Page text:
After a high-profile spat with Uber of self-driving cars that were operating in San Francisco without proper permission, the state of California has proposed new rules that would make it easier for companies to test truly autonomous cars — no one behind the wheel at all — on the state’s roads.
The state’s Department of Motor Vehicles released its proposed rules for autonomous vehicles today, noting that state says California currently has more manufacturers testing autonomous vehicle than any other state.
These new rules expand on existing DMV guidelines for testing autonomous vehicles by setting up conditions for tests of cars where no driver is present. California does not currently allow that. Even the tests of autonomous Uber vehicles had someone in the driver’s seat at all time.
“This is the next step in eventually allowing driverless autonomous vehicles on California roadways,” said DMV Director Jean Shiomoto.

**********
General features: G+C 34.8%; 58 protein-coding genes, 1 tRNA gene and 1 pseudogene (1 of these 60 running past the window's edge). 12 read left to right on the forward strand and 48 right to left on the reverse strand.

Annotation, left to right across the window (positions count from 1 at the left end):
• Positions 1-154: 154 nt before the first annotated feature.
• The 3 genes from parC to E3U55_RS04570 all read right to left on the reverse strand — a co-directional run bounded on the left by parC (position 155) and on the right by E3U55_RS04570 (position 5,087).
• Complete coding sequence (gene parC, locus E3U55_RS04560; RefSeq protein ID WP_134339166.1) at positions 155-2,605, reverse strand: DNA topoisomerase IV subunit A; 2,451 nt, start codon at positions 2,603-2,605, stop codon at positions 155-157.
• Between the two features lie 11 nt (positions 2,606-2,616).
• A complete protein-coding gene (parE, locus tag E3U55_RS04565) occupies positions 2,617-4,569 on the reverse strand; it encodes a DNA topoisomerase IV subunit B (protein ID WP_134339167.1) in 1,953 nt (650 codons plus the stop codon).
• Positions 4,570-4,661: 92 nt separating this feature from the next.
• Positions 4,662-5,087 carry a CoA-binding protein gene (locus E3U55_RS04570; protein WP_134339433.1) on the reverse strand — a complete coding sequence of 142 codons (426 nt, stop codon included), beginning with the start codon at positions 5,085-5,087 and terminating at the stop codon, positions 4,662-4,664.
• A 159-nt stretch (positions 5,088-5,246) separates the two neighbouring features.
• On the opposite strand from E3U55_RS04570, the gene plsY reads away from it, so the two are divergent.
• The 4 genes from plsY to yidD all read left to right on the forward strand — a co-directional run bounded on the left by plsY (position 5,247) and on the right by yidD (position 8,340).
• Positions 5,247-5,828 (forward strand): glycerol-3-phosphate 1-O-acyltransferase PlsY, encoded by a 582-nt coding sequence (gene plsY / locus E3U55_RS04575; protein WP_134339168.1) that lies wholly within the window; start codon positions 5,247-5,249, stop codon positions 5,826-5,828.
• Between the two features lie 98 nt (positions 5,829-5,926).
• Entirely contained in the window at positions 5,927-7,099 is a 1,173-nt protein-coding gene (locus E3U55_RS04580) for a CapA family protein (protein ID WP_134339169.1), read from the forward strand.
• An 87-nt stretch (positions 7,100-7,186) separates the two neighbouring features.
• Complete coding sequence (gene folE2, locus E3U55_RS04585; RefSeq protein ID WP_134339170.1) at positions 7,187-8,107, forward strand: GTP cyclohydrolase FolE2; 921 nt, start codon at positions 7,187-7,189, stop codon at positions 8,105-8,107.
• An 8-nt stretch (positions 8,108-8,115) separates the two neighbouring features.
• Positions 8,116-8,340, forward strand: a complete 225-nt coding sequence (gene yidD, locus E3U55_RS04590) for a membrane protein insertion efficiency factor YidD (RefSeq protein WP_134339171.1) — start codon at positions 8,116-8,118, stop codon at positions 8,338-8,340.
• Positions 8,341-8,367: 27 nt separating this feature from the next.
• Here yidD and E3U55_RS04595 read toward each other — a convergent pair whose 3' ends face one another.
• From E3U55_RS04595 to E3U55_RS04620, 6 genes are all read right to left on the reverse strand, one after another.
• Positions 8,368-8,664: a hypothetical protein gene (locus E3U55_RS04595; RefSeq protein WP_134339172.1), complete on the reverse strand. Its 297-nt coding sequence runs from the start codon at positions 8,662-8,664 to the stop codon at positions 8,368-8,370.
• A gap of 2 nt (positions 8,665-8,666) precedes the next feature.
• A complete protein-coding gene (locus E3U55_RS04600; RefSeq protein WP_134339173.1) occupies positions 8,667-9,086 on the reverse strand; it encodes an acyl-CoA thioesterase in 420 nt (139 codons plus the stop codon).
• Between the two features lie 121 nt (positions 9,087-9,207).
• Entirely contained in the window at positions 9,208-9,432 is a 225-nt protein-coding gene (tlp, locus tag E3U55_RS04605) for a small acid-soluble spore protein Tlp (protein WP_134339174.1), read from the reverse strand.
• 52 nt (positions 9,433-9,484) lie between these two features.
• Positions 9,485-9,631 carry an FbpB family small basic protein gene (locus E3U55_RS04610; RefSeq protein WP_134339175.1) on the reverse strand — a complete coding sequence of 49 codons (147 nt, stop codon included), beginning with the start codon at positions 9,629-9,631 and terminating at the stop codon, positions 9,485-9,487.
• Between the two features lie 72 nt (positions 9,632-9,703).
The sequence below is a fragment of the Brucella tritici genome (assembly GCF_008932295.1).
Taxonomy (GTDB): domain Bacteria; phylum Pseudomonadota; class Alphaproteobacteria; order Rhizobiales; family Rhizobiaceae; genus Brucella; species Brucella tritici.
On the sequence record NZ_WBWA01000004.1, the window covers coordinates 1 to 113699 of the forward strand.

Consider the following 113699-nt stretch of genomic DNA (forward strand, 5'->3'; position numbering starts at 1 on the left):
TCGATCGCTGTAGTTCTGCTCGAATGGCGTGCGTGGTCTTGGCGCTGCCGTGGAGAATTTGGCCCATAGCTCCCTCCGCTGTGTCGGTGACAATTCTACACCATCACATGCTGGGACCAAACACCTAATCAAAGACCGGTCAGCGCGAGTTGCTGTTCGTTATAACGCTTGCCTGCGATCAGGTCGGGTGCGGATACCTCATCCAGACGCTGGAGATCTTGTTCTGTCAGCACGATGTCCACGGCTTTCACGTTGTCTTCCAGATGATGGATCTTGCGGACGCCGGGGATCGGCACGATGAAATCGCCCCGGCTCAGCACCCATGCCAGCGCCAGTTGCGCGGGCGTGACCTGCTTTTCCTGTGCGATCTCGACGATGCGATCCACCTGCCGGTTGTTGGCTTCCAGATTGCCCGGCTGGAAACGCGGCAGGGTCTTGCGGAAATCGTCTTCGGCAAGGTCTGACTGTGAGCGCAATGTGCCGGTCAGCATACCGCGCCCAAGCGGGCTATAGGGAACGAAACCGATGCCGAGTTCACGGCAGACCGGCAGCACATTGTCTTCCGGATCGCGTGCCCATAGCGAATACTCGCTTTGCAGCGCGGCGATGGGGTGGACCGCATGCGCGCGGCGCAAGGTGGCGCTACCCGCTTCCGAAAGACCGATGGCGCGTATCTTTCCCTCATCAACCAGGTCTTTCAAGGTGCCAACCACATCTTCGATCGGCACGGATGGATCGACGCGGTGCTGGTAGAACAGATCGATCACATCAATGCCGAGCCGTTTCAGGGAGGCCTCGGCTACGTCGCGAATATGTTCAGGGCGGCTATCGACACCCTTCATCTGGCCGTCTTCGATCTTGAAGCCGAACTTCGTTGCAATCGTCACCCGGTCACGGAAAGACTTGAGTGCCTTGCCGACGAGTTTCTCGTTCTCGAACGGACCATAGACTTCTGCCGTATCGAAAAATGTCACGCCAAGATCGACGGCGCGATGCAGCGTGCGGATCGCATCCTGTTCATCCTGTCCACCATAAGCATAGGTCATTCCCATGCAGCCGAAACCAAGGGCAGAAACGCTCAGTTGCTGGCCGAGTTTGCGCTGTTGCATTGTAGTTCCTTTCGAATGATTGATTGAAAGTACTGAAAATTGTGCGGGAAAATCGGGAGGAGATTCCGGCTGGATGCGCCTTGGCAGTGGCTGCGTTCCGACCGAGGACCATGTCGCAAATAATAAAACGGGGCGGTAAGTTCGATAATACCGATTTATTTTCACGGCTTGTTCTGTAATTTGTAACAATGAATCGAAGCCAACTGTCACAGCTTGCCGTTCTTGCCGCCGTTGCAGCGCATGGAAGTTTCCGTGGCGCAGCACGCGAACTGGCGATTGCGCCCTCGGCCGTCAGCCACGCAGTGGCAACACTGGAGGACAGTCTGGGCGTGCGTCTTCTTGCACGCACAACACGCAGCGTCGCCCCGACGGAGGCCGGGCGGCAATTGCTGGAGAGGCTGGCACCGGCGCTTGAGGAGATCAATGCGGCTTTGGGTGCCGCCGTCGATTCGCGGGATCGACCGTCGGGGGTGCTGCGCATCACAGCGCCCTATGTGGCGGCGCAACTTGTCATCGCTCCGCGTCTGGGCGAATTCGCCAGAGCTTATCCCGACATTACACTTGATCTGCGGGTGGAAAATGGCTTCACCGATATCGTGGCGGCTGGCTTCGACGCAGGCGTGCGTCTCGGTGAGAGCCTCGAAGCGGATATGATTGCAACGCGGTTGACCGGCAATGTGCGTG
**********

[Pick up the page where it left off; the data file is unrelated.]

The proposal doesn’t just suggest letting these truly autonomous vehicles loose on the streets of Sacramento or Barstow. Instead, it establishes the framework for how a manufacturer can convince the state that one of these self-operating cars is ready for testing. For example, driverless cars would need to be remotely monitored and have the ability to pull over in an emergency.
A public commenting period is now open until April 24, with a public hearings scheduled on April 25.